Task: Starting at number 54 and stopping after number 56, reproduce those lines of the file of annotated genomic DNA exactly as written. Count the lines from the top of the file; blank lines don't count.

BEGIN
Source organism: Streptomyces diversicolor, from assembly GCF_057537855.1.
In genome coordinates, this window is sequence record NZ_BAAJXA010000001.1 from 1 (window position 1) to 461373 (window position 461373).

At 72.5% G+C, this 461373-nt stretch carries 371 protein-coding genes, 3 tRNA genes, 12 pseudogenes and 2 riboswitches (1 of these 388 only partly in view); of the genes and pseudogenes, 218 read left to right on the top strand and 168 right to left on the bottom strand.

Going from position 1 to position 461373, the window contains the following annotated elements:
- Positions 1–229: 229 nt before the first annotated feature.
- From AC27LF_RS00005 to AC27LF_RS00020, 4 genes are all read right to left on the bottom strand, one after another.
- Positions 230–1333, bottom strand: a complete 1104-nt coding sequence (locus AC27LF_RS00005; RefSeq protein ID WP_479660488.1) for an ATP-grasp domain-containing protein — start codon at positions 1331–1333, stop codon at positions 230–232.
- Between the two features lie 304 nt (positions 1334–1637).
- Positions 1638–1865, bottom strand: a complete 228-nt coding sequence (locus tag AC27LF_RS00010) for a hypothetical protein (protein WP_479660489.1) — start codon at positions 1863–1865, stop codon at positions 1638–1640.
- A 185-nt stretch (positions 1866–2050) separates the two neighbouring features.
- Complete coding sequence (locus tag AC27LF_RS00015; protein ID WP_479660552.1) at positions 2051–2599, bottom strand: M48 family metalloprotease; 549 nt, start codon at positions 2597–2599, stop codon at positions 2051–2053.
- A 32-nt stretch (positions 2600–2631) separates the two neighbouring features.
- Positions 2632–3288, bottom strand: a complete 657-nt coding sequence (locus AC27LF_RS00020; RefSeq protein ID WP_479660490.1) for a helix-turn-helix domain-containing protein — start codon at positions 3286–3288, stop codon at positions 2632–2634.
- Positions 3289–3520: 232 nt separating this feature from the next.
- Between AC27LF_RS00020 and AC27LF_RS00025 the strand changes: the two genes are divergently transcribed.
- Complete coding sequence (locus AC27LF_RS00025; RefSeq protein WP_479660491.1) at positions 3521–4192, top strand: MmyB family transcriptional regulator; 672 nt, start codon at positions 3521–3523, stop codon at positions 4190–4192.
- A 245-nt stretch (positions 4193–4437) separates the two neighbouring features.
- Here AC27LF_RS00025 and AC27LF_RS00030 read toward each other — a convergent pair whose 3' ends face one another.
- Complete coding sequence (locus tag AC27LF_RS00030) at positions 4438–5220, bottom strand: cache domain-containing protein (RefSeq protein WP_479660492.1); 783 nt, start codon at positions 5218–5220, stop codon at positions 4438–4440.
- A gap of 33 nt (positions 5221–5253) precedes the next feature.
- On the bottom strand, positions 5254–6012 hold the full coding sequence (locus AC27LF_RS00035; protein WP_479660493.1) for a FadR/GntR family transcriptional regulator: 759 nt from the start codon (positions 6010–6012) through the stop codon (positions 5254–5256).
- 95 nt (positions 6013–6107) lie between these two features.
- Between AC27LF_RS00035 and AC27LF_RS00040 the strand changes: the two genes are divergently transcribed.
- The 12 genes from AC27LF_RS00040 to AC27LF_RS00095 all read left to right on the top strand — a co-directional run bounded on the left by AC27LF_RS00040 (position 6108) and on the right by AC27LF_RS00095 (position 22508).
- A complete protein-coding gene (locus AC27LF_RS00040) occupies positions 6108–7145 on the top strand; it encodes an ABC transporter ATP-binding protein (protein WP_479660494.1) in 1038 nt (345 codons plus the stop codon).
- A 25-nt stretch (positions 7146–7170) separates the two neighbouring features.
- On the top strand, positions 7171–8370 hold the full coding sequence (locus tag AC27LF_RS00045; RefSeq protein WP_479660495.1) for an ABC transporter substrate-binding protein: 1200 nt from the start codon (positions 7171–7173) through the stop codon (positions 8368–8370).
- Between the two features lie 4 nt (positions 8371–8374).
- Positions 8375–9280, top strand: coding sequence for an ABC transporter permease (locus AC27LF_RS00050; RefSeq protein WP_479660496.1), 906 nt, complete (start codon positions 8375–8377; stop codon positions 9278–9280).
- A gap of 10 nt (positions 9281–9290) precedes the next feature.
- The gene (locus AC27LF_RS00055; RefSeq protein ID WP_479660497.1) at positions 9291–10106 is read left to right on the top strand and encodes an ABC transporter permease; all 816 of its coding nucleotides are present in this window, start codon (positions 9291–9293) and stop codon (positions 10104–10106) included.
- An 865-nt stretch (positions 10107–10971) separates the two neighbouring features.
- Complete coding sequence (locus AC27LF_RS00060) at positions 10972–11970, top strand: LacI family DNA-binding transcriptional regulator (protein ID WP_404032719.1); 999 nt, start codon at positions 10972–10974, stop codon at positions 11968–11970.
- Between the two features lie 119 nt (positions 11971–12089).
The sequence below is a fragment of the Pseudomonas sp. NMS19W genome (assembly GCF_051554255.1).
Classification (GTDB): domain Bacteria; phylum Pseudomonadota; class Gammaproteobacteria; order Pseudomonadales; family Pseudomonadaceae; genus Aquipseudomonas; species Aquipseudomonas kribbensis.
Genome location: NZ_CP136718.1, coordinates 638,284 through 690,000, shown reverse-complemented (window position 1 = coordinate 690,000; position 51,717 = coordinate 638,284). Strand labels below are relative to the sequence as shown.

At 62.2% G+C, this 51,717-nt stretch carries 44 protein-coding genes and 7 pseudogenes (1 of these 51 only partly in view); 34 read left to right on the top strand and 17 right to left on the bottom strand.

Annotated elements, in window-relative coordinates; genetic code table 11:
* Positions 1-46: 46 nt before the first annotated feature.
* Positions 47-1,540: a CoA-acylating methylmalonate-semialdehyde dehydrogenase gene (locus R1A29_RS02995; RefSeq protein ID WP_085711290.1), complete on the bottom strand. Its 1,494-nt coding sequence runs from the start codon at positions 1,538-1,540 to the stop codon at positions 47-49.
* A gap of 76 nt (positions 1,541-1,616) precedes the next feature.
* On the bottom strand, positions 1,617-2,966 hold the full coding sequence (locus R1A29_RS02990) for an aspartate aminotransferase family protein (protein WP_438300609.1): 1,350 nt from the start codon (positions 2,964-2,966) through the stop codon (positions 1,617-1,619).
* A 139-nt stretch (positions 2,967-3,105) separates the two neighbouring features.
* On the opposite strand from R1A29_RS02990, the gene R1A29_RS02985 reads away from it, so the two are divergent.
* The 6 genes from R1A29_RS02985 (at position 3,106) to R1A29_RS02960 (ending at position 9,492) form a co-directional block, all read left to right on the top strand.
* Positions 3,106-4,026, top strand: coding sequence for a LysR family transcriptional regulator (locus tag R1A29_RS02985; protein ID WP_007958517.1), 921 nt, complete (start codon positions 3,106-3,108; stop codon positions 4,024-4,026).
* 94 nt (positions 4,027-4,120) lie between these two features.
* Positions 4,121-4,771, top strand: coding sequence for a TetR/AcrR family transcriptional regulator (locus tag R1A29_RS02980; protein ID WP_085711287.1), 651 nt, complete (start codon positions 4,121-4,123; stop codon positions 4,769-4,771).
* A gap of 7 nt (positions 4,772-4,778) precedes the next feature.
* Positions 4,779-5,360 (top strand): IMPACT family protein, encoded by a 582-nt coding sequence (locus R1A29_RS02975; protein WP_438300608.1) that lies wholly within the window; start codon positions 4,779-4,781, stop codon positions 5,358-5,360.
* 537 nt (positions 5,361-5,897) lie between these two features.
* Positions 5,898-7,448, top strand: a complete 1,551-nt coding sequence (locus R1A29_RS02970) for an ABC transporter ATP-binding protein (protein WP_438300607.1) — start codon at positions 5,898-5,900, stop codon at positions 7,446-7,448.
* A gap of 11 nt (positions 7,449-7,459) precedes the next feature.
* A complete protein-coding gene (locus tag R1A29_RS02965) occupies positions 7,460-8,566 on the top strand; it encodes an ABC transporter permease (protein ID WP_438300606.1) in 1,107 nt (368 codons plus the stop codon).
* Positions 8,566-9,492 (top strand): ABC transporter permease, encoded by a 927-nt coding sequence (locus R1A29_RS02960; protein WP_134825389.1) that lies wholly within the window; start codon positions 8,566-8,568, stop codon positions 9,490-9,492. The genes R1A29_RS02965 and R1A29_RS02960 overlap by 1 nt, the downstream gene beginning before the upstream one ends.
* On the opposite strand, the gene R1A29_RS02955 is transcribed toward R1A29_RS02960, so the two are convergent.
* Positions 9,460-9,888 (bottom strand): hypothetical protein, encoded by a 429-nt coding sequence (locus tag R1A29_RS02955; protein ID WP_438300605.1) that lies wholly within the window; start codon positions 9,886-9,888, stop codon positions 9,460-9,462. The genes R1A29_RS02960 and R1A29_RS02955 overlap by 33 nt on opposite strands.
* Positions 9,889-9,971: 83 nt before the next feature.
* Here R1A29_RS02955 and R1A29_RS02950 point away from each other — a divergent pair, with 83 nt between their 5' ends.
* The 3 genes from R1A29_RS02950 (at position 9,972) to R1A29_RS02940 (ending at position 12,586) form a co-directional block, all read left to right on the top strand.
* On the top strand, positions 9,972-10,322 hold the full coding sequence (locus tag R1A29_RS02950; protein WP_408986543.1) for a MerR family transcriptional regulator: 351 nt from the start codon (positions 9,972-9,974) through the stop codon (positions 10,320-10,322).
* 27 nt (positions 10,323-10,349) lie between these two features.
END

* A gap of 11 nt (positions 7,449-7,459) precedes the next feature.
* A complete protein-coding gene (locus tag R1A29_RS02965) occupies positions 7,460-8,566 on the top strand; it encodes an ABC transporter permease (protein ID WP_438300606.1) in 1,107 nt (368 codons plus the stop codon).
* Positions 8,566-9,492 (top strand): ABC transporter permease, encoded by a 927-nt coding sequence (locus R1A29_RS02960; protein WP_134825389.1) that lies wholly within the window; start codon positions 8,566-8,568, stop codon positions 9,490-9,492. The genes R1A29_RS02965 and R1A29_RS02960 overlap by 1 nt, the downstream gene beginning before the upstream one ends.